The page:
Remember that not all deaf people use sign language. Some rely solely on reading lips. In such cases, remember that the deaf person must be able to see your mouth in order to understand what you are saying. They cannot understand what you are saying when you cover your mouth or if one of you has your back turned.

If you are having trouble communicating with a deaf person, remember you can usually resort to writing. Grab a pen and paper, a chalkboard, a computer, etc. Keep in mind that some deaf people do not have very good English because they have never clearly heard English and perhaps because their native language is sign language. One way to make communication easier as well as to start learning sign language is to learn how to finger spell the alphabet. Then you can at least spell out key words without having to find something to write on.


The medical definition of deafness is a physical condition in which a person has profound or severe hearing loss; the cultural view of being deaf is a person with varying degrees of hearing loss who interacts with the Deaf community. Often, when referring to being culturally Deaf, the word is capitalized, and when referring to people with hearing loss in general, it is not capitalized (as not all people with hearing loss interact with the Deaf community). Very few deaf people have been absolutely deaf without any perception of sound their whole lives. Many people who are "Deaf" by culture are medically "hard of hearing," meaning they have a certain degree of hearing ability. Refer to this comparison of the Medical & Cultural Views of Deafness.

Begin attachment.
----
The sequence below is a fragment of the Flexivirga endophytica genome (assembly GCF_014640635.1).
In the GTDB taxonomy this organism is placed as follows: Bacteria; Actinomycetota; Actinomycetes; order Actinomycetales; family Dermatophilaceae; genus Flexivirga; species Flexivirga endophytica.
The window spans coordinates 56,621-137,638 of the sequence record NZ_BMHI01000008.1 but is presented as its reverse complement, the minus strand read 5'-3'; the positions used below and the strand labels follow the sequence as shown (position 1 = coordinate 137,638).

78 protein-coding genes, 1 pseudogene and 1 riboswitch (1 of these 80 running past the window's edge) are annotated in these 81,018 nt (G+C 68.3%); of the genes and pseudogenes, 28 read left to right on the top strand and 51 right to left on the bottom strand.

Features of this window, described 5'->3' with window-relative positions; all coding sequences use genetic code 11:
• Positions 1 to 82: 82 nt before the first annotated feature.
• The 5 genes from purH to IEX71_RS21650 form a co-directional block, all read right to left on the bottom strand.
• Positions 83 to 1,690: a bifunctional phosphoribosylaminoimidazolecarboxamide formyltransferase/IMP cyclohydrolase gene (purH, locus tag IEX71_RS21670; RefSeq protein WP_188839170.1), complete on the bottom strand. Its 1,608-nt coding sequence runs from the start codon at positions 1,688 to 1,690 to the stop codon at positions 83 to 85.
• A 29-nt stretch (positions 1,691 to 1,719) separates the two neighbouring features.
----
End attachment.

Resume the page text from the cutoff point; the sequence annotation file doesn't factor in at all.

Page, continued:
It is generally not offensive to ask someone who is considered deaf if they are deaf or hard of hearing. However, some Deaf people understandably refrain from disclosing that they can hear some sound for fear their hearing counterparts will assume they can hear more than they actually do. A good rule of thumb is to assume the person cannot hear you unless the deaf person tells you they can.

Also, keep in mind that not all deaf people are mute. Some people become deaf after speaking their whole lives. Just because a person can speak does not mean they are not deaf.